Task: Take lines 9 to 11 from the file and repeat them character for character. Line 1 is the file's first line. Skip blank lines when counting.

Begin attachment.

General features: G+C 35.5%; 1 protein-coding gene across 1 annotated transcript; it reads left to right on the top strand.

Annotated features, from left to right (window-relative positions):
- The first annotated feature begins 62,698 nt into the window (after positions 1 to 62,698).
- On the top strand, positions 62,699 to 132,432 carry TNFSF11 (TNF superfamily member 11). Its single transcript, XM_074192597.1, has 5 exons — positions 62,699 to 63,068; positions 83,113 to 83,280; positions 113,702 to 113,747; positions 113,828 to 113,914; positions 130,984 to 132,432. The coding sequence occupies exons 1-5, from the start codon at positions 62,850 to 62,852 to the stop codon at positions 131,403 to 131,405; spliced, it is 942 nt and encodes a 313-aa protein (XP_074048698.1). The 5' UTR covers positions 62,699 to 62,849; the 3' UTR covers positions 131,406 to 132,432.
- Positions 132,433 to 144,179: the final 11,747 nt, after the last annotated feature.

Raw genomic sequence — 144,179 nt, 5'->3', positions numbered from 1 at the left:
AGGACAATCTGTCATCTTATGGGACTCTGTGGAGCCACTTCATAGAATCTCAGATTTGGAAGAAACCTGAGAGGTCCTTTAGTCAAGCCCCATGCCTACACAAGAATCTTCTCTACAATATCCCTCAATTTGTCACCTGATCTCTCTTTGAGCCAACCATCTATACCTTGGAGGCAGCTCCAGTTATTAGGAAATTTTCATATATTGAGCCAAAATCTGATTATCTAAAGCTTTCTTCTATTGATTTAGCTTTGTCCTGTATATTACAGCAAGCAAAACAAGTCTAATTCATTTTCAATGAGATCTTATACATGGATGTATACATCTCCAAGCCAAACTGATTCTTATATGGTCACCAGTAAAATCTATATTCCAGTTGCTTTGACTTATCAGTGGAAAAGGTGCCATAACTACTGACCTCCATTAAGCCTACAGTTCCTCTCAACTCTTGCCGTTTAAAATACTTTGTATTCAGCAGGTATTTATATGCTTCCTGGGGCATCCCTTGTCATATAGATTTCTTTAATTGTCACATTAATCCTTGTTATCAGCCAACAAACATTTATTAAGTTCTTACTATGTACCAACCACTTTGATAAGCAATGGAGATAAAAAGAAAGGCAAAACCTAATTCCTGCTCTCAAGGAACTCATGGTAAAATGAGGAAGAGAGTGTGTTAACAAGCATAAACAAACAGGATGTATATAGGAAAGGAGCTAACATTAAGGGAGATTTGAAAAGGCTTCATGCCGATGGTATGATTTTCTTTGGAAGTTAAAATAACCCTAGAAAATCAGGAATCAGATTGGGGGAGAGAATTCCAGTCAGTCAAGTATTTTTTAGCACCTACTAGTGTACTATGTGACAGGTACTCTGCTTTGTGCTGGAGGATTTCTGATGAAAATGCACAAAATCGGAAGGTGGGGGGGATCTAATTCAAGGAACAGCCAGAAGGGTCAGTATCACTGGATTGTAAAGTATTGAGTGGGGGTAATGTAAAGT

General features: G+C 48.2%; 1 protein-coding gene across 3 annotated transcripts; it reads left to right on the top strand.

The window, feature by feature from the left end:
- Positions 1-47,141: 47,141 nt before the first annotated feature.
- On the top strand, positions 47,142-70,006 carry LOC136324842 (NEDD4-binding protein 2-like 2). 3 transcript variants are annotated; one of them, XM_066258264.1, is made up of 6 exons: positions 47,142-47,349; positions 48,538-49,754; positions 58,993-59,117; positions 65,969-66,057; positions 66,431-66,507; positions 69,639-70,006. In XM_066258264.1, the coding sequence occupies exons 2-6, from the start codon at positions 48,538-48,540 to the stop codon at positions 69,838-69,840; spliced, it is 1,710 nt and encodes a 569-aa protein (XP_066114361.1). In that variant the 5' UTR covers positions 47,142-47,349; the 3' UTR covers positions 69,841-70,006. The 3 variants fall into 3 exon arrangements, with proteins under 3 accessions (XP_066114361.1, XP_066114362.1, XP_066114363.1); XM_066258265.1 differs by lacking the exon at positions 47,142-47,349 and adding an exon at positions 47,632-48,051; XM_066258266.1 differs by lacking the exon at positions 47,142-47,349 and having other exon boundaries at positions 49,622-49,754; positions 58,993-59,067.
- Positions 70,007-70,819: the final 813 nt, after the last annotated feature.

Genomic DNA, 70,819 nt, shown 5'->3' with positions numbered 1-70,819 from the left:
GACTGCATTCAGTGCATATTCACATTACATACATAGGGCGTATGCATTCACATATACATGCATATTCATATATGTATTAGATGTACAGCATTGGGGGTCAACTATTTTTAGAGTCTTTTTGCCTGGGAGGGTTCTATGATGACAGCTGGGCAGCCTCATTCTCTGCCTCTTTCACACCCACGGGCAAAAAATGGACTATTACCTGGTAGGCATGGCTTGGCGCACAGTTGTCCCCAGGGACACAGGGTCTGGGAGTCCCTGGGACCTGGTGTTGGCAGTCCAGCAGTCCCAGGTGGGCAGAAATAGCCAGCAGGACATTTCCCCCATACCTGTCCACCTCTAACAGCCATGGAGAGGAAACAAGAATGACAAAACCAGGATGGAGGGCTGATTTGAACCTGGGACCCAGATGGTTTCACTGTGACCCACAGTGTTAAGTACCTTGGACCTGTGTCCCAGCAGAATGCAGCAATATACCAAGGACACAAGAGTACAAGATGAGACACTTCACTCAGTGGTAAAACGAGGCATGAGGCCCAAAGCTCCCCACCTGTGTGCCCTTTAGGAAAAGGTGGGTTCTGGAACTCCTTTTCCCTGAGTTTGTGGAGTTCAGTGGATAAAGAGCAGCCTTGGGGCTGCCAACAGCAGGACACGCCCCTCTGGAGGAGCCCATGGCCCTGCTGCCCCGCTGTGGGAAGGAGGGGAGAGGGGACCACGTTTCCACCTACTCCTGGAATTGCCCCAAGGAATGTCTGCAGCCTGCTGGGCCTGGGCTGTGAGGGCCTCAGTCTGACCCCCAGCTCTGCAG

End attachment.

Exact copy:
The window, feature by feature from the left end:
- Positions 1-47,141: 47,141 nt before the first annotated feature.
- On the top strand, positions 47,142-70,006 carry LOC136324842 (NEDD4-binding protein 2-like 2). 3 transcript variants are annotated; one of them, XM_066258264.1, is made up of 6 exons: positions 47,142-47,349; positions 48,538-49,754; positions 58,993-59,117; positions 65,969-66,057; positions 66,431-66,507; positions 69,639-70,006. In XM_066258264.1, the coding sequence occupies exons 2-6, from the start codon at positions 48,538-48,540 to the stop codon at positions 69,838-69,840; spliced, it is 1,710 nt and encodes a 569-aa protein (XP_066114361.1). In that variant the 5' UTR covers positions 47,142-47,349; the 3' UTR covers positions 69,841-70,006. The 3 variants fall into 3 exon arrangements, with proteins under 3 accessions (XP_066114361.1, XP_066114362.1, XP_066114363.1); XM_066258265.1 differs by lacking the exon at positions 47,142-47,349 and adding an exon at positions 47,632-48,051; XM_066258266.1 differs by lacking the exon at positions 47,142-47,349 and having other exon boundaries at positions 49,622-49,754; positions 58,993-59,067.